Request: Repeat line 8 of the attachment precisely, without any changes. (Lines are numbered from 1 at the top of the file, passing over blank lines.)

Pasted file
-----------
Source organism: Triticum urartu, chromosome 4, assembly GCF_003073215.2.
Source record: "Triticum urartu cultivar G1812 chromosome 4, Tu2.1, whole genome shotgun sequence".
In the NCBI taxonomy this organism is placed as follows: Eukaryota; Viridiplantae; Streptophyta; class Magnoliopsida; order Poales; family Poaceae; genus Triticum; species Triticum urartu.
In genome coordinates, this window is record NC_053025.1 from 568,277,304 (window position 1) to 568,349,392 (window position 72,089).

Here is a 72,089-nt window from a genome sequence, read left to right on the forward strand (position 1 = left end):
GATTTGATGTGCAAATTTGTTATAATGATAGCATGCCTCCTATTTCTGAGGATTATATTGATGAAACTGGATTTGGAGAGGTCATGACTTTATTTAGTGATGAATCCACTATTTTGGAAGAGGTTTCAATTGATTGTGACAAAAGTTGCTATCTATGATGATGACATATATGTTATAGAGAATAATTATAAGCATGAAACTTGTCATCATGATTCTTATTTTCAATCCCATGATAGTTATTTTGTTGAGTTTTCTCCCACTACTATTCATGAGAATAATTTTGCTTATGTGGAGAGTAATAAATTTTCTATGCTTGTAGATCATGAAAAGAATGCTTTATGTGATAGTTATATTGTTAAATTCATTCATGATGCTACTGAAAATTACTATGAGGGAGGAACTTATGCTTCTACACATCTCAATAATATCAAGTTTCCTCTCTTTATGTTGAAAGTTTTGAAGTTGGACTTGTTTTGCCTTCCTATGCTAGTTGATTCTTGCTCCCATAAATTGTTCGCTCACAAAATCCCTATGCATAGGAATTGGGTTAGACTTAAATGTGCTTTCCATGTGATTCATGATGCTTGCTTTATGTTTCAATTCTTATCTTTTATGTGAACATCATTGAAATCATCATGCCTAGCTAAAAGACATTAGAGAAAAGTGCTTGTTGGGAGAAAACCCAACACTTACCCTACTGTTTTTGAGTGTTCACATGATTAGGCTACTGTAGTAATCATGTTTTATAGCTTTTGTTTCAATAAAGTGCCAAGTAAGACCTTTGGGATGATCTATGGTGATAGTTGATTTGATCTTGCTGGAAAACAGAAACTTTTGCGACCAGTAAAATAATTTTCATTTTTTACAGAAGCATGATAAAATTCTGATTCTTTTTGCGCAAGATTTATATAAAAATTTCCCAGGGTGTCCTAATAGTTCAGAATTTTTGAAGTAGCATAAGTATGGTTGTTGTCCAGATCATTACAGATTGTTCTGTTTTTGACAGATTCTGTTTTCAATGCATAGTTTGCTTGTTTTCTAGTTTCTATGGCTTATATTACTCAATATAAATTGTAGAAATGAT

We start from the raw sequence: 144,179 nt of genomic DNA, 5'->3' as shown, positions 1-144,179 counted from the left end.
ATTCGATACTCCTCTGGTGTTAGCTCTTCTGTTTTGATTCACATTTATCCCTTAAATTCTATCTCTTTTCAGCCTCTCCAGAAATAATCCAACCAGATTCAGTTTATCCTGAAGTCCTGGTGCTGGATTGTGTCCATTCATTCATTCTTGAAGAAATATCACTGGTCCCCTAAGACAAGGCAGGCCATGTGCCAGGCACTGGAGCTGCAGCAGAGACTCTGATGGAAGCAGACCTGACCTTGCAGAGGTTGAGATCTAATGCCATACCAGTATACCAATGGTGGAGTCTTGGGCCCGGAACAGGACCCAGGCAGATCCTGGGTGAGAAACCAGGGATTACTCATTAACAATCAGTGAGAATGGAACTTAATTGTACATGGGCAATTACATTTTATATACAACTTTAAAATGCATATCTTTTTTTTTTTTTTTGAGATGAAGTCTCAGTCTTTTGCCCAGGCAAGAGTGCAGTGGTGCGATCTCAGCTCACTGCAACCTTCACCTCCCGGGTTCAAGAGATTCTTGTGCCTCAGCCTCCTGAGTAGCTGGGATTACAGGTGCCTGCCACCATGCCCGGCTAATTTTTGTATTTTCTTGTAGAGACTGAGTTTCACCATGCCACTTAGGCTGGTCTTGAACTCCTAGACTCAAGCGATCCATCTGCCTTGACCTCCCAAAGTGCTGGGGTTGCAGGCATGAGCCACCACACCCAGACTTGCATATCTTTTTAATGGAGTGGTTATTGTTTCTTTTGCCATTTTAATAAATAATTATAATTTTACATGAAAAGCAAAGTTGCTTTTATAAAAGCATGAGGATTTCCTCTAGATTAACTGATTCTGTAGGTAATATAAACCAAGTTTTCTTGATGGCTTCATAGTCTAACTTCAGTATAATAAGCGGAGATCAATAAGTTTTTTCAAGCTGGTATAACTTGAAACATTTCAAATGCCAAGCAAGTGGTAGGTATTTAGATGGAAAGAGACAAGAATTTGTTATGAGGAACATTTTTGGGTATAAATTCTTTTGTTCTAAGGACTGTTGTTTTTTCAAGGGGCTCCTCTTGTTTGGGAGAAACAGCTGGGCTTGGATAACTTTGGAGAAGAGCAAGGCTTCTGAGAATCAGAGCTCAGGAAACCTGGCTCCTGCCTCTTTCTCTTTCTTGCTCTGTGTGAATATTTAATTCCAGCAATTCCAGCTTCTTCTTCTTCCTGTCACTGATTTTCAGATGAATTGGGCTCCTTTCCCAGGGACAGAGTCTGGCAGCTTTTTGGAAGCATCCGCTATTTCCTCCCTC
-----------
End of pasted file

ATTCGATACTCCTCTGGTGTTAGCTCTTCTGTTTTGATTCACATTTATCCCTTAAATTCTATCTCTTTTCAGCCTCTCCAGAAATAATCCAACCAGATTCAGTTTATCCTGAAGTCCTGGTGCTGGATTGTGTCCATTCATTCATTCTTGAAGAAATATCACTGGTCCCCTAAGACAAGGCAGGCCATGTGCCAGGCACTGGAGCTGCAGCAGAGACTCTGATGGAAGCAGACCTGACCTTGCAGAGGTTGAGATCTAATGCCATACCAGTATACCAATGGTGGAGTCTTGGGCCCGGAACAGGACCCAGGCAGATCCTGGGTGAGAAACCAGGGATTACTCATTAACAATCAGTGAGAATGGAACTTAATTGTACATGGGCAATTACATTTTATATACAACTTTAAAATGCATATCTTTTTTTTTTTTTTTGAGATGAAGTCTCAGTCTTTTGCCCAGGCAAGAGTGCAGTGGTGCGATCTCAGCTCACTGCAACCTTCACCTCCCGGGTTCAAGAGATTCTTGTGCCTCAGCCTCCTGAGTAGCTGGGATTACAGGTGCCTGCCACCATGCCCGGCTAATTTTTGTATTTTCTTGTAGAGACTGAGTTTCACCATGCCACTTAGGCTGGTCTTGAACTCCTAGACTCAAGCGATCCATCTGCCTTGACCTCCCAAAGTGCTGGGGTTGCAGGCATGAGCCACCACACCCAGACTTGCATATCTTTTTAATGGAGTGGTTATTGTTTCTTTTGCCATTTTAATAAATAATTATAATTTTACATGAAAAGCAAAGTTGCTTTTATAAAAGCATGAGGATTTCCTCTAGATTAACTGATTCTGTAGGTAATATAAACCAAGTTTTCTTGATGGCTTCATAGTCTAACTTCAGTATAATAAGCGGAGATCAATAAGTTTTTTCAAGCTGGTATAACTTGAAACATTTCAAATGCCAAGCAAGTGGTAGGTATTTAGATGGAAAGAGACAAGAATTTGTTATGAGGAACATTTTTGGGTATAAATTCTTTTGTTCTAAGGACTGTTGTTTTTTCAAGGGGCTCCTCTTGTTTGGGAGAAACAGCTGGGCTTGGATAACTTTGGAGAAGAGCAAGGCTTCTGAGAATCAGAGCTCAGGAAACCTGGCTCCTGCCTCTTTCTCTTTCTTGCTCTGTGTGAATATTTAATTCCAGCAATTCCAGCTTCTTCTTCTTCCTGTCACTGATTTTCAGATGAATTGGGCTCCTTTCCCAGGGACAGAGTCTGGCAGCTTTTTGGAAGCATCCGCTATTTCCTCCCTC